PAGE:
• Buy low and sell high. This isn’t just some catchy phrase; it really does mean something important if you’re trying not only to keep your money safe but grow your assets as well. A prudent investment strategy coupled with a financial plan can help you protect and grow your investments in all market environments.

One of the most popular investment strategies is called dollar-cost averaging (DCA). Dollar-cost averaging involves buying a fixed amount of an asset over time, regardless of its price. This strategy allows you to buy more shares when the price is low and fewer shares when it’s high. One of the benefits of dollar-cost averaging is that it can help you avoid trying to predict the stock market’s future direction.

Understand All Forms Of Risk

Understanding risk is not just about market risk, but all the different risks that are present in investing such as market risk, political risk, inflation risk, etc.

The risks of long-life span and inflation are often overlooked by investors who believe market returns will lead to growth over time, but there are other risks to consider as well. For example, healthcare costs continue to rise faster than inflation or wage increases, so those costs could eat into your retirement savings if you don’t plan. Not to mention the high prices on long-term care that most families will face in retirement.

There are means to measure risks when it comes to investing. One way is to use the standard deviation, which measures how far your investments move from their average return. A lower standard deviation means less volatility. Another way is to look at historical returns of similar assets and compare them with your portfolio’s current holdings.

Avoid The Emotional Roller Coaster

If you’re an investor, you should try to avoid the emotional roller coaster.

  • Avoid becoming the DALBAR Investor. The DALBAR investor is related to the QAIB Study from The DALBAR Research Institute. As DALBAR points out: “[s]ince 1994, DALBAR’s Quantitative Analysis of Investor Behavior (QAIB) has measured the effects of investor decisions to buy, sell and switch into and out of mutual funds over short and long-term timeframes. These effects are measured from the perspective of the investor and do not represent the performance of the investments themselves. The results consistently show that the average investor earns less – in many cases, much less – than mutual fund performance reports would suggest.”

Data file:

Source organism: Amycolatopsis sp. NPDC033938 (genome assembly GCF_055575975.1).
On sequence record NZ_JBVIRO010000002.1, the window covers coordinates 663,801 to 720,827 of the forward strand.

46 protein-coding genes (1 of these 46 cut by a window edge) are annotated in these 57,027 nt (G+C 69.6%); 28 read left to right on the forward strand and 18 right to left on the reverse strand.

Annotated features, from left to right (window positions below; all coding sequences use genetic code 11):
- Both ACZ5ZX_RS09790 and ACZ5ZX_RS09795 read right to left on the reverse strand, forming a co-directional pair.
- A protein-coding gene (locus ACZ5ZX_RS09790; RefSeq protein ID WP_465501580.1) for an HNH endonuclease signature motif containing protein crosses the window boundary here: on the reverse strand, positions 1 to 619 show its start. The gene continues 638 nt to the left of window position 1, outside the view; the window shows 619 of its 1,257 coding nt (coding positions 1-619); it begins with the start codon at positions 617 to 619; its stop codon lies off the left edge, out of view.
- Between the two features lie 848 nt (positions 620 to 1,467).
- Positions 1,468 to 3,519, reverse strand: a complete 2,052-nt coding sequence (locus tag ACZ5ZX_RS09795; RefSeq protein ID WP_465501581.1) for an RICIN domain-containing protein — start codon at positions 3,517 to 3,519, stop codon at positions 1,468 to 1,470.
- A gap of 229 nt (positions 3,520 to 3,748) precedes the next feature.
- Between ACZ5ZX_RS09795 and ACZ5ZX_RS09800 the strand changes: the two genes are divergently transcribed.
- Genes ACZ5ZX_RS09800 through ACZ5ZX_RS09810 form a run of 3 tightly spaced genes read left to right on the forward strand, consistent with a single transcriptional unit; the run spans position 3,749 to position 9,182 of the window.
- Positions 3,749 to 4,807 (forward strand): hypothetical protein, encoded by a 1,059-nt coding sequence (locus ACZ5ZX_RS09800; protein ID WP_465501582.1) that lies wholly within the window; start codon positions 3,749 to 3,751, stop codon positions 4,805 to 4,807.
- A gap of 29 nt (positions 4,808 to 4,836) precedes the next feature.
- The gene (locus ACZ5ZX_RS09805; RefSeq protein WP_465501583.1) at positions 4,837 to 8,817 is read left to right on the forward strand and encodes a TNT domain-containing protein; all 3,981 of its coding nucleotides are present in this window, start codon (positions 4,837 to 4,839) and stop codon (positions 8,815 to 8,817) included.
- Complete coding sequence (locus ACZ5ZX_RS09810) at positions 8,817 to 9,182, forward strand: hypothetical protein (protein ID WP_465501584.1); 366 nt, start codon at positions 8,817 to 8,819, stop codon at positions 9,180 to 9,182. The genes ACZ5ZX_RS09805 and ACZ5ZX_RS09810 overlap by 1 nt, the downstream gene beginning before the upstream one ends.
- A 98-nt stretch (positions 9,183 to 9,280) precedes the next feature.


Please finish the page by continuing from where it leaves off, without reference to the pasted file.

• Poor investment decisions are the result of unmanaged emotions. Emotions are powerful forces that affect every aspect of our lives and often lead us to make poor financial decisions. These can include buying high and selling low, reacting emotionally rather than logically, and allowing fear or greed to drive your decisions instead of common sense and logic. Another common example is letting your tax situation solely drive investment decisions. As the previous point illustrates when we are driven purely by emotions, the typical outcome is frustration and low investment returns.

Kick Up The Savings

This might sound obvious, but it’s important not just in terms of what percentage of your income you save each month, but also how much. A solid, prudent financial plan can help you to determine just how much you need to be saving to meet your goals.

There are two types of savings: short-term and long-term. Short-term savings refers to money that you know will be spent within the year or two, such as college tuition or a new car purchase. Longer-term savings includes retirement accounts like 401(k) plans or IRAs (individual retirement accounts), which may be decades away from being tapped into.

A financial plan can help you calculate how much money you have saved for each type of account—short term and long term.

Delegate The Details To A Financial Planner

A CERTIFIED FINANCIAL PLANNER™ is a professional who helps you make financial decisions. They can help with investment planning, retirement planning, estate planning, college planning and more. A CFP® is a fiduciary and has a duty to act in your best interest. Lucky for our clients, Team BCA has numerous CFP® professionals to help you with anything that comes up in life.


By following the Eight Timeless Principles of Investing, you’ll be able to make sounder financial decisions that will last a lifetime. Our mission is to help you grow, protect, and pass on your wealth. We want you to be able to enjoy the benefits of your hard work for decades to come.

Have a great weekend!

Source: Ballentine Capital Advisors

Golf Tip of the Week

Hitting Pure Short Irons, Explained